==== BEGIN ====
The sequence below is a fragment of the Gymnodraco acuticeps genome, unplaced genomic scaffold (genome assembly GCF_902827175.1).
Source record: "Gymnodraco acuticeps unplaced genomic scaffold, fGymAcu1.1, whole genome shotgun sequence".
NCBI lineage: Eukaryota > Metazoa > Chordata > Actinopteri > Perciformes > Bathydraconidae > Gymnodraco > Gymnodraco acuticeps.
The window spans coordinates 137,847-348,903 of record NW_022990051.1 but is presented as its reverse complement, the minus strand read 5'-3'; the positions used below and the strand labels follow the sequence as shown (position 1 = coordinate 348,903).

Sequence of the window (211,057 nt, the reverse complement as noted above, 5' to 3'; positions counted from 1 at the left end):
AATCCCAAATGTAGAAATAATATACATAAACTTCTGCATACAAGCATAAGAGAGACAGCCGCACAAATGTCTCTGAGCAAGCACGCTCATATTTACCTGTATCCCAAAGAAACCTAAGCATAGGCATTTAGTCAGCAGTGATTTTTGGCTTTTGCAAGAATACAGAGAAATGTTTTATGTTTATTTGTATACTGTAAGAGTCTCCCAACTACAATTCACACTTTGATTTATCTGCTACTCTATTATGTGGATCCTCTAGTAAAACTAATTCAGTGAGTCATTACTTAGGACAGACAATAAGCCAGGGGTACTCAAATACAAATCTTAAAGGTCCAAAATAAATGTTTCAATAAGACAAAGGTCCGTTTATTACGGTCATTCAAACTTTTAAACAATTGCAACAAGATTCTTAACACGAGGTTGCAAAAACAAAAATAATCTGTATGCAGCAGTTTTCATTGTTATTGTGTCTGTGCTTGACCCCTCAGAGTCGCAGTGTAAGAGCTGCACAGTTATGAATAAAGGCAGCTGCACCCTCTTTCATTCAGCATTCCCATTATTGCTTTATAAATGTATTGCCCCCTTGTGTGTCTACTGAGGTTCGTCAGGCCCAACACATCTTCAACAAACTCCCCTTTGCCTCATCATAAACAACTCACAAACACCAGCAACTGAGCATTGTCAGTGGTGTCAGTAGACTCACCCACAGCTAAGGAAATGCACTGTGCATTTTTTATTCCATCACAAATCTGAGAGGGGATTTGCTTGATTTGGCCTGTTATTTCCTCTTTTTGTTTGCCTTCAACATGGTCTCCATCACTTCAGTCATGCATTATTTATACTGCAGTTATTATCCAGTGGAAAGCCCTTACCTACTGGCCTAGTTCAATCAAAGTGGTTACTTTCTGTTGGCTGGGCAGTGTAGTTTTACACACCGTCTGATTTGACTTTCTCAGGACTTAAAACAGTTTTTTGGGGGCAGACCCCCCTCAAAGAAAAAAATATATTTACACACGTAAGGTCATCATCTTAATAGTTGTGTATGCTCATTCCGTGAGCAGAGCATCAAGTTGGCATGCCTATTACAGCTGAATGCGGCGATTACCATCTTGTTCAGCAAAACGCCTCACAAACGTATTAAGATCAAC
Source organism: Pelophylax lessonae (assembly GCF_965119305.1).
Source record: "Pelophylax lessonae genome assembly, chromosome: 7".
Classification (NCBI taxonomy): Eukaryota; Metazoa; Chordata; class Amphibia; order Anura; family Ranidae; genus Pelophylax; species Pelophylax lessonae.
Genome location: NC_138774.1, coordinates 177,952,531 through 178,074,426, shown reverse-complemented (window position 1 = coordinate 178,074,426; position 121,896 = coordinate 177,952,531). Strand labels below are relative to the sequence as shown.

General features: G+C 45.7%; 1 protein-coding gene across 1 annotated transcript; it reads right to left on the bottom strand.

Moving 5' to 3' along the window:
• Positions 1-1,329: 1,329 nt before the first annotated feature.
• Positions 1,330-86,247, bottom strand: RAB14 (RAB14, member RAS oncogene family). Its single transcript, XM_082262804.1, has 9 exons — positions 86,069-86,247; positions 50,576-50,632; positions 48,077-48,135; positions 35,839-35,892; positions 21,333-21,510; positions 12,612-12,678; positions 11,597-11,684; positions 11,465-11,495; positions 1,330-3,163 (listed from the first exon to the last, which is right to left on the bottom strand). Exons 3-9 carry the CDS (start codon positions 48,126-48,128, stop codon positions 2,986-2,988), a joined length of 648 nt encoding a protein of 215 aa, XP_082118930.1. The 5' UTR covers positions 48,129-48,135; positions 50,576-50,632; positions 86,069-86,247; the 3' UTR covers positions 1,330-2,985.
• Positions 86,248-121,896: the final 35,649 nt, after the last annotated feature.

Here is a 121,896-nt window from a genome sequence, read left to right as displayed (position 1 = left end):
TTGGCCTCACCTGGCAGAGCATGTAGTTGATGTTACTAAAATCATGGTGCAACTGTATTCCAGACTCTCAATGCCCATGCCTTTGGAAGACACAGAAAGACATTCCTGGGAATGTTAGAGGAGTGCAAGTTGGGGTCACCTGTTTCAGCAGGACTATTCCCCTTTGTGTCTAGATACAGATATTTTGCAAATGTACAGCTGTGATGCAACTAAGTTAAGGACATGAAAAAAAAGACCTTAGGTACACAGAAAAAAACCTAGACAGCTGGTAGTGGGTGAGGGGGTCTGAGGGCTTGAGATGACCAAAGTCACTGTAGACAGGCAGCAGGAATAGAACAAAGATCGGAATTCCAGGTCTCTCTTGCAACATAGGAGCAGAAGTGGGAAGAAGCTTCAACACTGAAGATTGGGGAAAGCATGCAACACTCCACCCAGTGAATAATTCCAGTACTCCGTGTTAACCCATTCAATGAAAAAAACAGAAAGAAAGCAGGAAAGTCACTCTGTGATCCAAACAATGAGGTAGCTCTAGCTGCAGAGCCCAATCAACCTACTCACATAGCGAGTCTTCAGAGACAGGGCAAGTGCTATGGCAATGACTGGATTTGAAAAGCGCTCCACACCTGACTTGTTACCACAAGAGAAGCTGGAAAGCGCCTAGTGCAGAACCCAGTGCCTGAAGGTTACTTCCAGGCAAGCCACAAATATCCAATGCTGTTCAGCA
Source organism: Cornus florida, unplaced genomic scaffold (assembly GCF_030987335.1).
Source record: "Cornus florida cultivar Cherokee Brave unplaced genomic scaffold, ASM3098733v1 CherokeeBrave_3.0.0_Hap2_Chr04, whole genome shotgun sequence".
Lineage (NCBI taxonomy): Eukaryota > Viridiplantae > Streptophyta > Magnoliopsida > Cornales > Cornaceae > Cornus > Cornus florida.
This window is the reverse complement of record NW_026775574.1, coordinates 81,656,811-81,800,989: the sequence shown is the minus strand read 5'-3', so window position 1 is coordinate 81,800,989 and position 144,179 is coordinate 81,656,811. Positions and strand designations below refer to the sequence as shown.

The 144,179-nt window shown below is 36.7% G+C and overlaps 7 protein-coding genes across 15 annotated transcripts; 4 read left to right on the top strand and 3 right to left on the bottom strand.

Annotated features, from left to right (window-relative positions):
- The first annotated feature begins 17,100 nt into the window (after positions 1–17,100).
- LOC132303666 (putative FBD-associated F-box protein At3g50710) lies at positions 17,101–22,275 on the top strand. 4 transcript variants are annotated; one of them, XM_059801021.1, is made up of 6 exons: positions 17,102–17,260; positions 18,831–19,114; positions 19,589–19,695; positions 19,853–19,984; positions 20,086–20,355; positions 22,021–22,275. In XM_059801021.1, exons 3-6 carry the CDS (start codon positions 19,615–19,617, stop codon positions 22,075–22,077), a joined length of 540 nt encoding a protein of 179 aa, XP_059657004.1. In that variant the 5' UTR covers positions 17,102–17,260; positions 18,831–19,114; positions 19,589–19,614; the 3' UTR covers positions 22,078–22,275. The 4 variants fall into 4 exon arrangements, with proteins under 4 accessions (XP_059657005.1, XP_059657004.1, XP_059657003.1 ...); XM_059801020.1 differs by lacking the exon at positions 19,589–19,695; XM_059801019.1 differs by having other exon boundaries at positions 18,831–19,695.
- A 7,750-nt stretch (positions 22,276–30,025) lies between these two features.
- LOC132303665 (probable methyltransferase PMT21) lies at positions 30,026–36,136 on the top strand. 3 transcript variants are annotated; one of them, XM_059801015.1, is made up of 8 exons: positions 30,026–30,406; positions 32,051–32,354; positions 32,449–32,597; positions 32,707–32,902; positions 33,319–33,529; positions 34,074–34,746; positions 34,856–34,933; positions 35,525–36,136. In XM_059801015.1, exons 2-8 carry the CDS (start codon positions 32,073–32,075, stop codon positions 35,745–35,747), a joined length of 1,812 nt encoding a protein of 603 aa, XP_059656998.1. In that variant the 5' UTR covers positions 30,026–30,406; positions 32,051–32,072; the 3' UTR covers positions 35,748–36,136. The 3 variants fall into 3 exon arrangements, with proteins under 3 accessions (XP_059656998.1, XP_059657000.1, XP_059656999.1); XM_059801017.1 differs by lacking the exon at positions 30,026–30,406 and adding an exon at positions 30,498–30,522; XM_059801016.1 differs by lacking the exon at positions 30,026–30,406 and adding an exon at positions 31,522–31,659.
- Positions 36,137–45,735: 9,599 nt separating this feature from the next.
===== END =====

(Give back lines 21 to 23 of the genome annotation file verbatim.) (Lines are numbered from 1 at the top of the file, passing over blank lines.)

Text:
This window is the reverse complement of record NW_026775574.1, coordinates 81,656,811-81,800,989: the sequence shown is the minus strand read 5'-3', so window position 1 is coordinate 81,800,989 and position 144,179 is coordinate 81,656,811. Positions and strand designations below refer to the sequence as shown.

The 144,179-nt window shown below is 36.7% G+C and overlaps 7 protein-coding genes across 15 annotated transcripts; 4 read left to right on the top strand and 3 right to left on the bottom strand.

Annotated features, from left to right (window-relative positions):